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Alfonse D'Amato

Radical leftists on the rampage!


With all the political distractions constantly bombarding us, it’s important to remember that our national economy continues to grow at a strong pace, creating new jobs and the lowest unemployment in years.

But some politicians in Washington and Albany are doing their level best to undo this progress and tip our economy backward. These radical leftists are showing just how dangerous some of their far-out positions can be. If they keep it up, the 2020 election will be a clear-cut referendum on stark choices for America and our state.

Let’s start with the so-called Green New Deal just unveiled by New York’s very own proud socialist Democrat, U.S. Rep. Alexandria Ocasio-Cortez. If enacted, this hodge-podge of extreme proposals would throw the U.S. into an economic tailspin. It would commit the U.S. to a wildly unrealistic goal of eliminating all fossil fuels by 2030, dictating a wrenching shift toward its preferred sources of wind and solar power.

Never mind that this unilateral U.S. shift would do nothing to stop other countries like China from continuing to rely on fossil fuels. It would also jeopardize the well-being of millions of American workers, wipe out the environmental benefits that have already been gained in the shift from coal to cleaner gas-powered power plants, and eliminate zero-emission nuclear power.

But this socialist manifesto doesn’t stop there. The FAQ sheet accompanying it loads in a pile of left-wing promises, including “guarantees to everyone” of a job, higher education and health care, and just for good measure, “economic security for all who are unable or unwilling to work.” I’m assuming that last whopper was either a typo or maybe a Freudian slip, but here’s the actual FAQ from Ocasio-Cortez’s official web blog for you to peruse for yourself: https://web.archive.org/web/20190207191119/https:/ocasio-cortez.house.gov/media/blog-posts/green-new-deal-faq.

Not to be undone, some of our state and New York City politicians threw their collective weight against Amazon’s choice of Long Island City for a new headquarters that would have created 25,000 new jobs paying an average of $150,000 per year. Using the same anti-business rhetoric employed by their leftist Washington counterparts, these naysayers railed against what they claim would have been “negative effects” of an Amazon operation in Queens. They apparently believe New York already has enough good jobs, even as many of our young people continue to leave here to find those jobs elsewhere.

Unfortunately, this irrational opposition resulted in Amazon’s decision to withdraw the New York project. The appointment of Queens State Sen. Michael Gianaris — an outspoken opponent of the deal — to the critical Public Authorities Control Board, which must sign off on such projects, sent a particularly terrible signal to Amazon, and helped lead the company to conclude that the Long Island site wasn’t worth fighting for. This at the same time that Virginia — the other state chosen by Amazon for a headquarters — has welcomed the company there and signaled that it would gladly absorb the New York project as well.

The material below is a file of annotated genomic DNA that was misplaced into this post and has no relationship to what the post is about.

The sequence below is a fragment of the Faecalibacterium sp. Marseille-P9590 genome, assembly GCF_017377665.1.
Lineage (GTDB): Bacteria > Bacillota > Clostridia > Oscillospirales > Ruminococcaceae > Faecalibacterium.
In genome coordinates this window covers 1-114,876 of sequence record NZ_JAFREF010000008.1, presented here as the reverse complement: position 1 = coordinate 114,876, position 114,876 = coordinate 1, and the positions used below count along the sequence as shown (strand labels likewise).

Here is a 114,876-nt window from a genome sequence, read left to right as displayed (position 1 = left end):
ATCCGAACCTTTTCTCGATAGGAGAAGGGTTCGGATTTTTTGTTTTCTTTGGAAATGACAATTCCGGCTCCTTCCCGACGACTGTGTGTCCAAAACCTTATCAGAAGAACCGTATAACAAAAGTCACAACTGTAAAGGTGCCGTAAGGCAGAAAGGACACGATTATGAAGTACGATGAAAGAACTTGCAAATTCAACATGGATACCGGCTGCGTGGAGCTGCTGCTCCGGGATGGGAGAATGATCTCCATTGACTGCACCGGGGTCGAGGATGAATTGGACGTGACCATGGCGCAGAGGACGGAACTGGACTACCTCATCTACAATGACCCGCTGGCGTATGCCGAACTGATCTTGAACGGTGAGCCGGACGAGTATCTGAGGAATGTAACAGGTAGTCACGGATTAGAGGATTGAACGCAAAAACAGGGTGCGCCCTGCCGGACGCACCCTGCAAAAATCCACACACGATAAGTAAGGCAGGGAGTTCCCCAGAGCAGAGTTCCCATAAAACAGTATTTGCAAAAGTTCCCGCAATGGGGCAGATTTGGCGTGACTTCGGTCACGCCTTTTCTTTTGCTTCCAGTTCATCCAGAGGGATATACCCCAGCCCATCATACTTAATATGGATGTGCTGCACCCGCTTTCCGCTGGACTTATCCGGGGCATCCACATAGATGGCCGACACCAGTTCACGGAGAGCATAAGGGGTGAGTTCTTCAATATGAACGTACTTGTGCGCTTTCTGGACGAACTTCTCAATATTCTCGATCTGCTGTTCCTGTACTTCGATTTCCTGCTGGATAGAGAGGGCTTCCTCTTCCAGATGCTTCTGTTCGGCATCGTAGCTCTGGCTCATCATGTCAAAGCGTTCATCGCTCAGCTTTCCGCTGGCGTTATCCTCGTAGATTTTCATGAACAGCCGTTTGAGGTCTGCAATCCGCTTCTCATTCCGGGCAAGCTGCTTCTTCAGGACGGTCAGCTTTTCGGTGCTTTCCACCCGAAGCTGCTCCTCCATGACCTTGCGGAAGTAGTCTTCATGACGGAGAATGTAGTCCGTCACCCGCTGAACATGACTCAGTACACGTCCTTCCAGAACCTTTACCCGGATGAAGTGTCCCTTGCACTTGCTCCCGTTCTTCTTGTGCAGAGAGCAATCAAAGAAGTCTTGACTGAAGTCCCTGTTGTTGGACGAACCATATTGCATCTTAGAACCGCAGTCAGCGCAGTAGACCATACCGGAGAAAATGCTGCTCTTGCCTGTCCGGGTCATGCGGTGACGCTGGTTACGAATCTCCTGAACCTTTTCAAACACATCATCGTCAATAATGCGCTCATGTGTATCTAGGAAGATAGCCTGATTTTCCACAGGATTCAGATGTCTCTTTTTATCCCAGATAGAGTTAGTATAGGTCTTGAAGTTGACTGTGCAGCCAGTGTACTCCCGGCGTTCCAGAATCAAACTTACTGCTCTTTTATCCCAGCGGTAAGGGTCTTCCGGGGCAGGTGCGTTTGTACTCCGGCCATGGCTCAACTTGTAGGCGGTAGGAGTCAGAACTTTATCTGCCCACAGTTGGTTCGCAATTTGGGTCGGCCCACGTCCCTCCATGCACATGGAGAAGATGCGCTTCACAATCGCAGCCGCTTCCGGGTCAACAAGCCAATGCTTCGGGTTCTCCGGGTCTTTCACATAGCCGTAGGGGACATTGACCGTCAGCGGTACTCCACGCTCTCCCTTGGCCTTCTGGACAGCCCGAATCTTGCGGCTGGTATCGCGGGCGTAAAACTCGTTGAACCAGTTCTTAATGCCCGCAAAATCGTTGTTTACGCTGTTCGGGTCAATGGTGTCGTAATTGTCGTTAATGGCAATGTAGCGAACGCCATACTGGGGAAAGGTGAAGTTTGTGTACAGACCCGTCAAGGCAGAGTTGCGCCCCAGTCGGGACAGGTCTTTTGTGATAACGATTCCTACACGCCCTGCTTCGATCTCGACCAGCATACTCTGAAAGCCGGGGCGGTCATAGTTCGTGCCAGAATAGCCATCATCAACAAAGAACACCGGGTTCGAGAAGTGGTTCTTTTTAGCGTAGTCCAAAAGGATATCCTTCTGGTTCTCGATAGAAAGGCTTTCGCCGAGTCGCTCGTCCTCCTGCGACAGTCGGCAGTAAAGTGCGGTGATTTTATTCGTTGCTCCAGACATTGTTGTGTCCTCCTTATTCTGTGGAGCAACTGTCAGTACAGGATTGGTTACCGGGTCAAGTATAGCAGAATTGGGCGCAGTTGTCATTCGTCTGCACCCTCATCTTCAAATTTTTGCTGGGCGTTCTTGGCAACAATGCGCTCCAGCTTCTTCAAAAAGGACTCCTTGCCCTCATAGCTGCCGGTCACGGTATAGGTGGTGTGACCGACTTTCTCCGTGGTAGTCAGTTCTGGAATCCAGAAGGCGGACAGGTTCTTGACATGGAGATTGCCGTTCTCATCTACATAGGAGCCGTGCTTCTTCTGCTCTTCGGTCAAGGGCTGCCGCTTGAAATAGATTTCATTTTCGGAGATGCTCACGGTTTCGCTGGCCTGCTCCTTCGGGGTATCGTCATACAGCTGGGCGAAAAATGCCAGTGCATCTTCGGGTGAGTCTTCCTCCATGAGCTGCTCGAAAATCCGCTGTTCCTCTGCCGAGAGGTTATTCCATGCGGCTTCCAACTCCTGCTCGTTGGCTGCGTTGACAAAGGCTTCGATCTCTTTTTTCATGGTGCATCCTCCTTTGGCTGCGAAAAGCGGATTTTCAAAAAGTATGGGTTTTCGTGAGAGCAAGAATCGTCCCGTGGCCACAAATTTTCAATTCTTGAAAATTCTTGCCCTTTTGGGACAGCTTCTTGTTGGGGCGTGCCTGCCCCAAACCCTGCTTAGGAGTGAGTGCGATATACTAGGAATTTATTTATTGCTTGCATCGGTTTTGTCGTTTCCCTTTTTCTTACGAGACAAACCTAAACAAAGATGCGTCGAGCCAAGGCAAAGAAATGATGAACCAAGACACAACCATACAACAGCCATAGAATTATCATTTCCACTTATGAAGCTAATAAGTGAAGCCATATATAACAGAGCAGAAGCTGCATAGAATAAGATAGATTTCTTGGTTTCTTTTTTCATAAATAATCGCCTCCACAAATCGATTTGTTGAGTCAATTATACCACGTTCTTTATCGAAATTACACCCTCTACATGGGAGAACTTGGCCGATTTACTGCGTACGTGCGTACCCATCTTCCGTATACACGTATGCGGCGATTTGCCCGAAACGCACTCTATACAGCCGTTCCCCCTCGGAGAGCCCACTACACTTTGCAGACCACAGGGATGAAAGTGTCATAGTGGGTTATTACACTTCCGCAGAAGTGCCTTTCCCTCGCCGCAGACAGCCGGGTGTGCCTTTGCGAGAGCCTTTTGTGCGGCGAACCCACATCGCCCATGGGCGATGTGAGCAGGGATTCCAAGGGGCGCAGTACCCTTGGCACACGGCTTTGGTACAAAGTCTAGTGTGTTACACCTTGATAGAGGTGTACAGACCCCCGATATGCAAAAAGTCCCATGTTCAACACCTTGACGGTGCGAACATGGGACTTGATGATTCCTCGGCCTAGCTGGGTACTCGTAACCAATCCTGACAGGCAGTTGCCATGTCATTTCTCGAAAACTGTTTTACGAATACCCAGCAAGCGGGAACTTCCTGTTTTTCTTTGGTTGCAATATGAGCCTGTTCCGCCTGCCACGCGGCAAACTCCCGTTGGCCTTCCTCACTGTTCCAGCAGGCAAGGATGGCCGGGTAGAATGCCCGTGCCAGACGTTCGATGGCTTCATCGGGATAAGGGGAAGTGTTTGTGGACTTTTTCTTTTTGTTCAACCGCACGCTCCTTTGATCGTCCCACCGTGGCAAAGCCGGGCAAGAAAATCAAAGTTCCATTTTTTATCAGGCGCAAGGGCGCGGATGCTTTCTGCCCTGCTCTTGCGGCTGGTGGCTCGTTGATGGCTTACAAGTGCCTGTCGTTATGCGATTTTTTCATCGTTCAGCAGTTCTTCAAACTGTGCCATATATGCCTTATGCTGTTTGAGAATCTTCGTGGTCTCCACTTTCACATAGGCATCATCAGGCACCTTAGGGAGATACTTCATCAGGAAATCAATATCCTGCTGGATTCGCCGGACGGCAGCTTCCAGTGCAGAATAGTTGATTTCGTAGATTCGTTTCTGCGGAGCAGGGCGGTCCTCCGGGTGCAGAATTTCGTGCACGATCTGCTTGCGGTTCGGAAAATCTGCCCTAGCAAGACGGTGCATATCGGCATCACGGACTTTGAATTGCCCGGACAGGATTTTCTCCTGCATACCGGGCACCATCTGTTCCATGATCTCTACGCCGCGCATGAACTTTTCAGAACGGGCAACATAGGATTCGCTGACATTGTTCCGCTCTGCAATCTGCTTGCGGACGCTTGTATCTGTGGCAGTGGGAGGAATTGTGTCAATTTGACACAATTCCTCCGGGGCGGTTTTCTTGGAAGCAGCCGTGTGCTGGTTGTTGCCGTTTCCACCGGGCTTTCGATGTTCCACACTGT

Gov. Andrew Cuomo and New York City Mayor Bill de Blasio are right to be angry about this indefensible sabotage that will deny New Yorkers such a major economic boost. They did great work to help New York successfully compete with dozens of other states and cities around the country that were courting Amazon. For other elected officials to turn their backs on this opportunity for petty political and rigidly ideological reasons amounts to governmental misfeasance.

Unfortunately, there are other worrisome omens for New York’s economic health. A recent report from State Comptroller Thomas DiNapoli noted a $2.8 billion decline in state income tax revenue, on top of a $1 billion decline in New York City revenue. Much of these drops are attributable to volatility on Wall Street, which provides a major source of funds for government. They underscore the vulnerability of relying too heavily on the financial sector to carry New York state and city finances.

The key to sustaining economic growth here, and across the country, is a strong, diversified private sector. Radical government dictates that would hobble our national economy won’t help American workers whose well-being should be at the heart of policy-making in Albany and Washington.

Our leaders should concentrate on building on our current prosperity, not stifling it. Far-out Green New Deals won’t help America. And barring the new generation of companies like Amazon from New York won’t help our state compete successfully for the jobs our people need.

I trust voters will remember this in the next election.

Al D’Amato, a former U.S. senator from New York, is the founder of Park Strategies LLC, a public policy and business development firm. Comments about this column? ADAmato@liherald.com.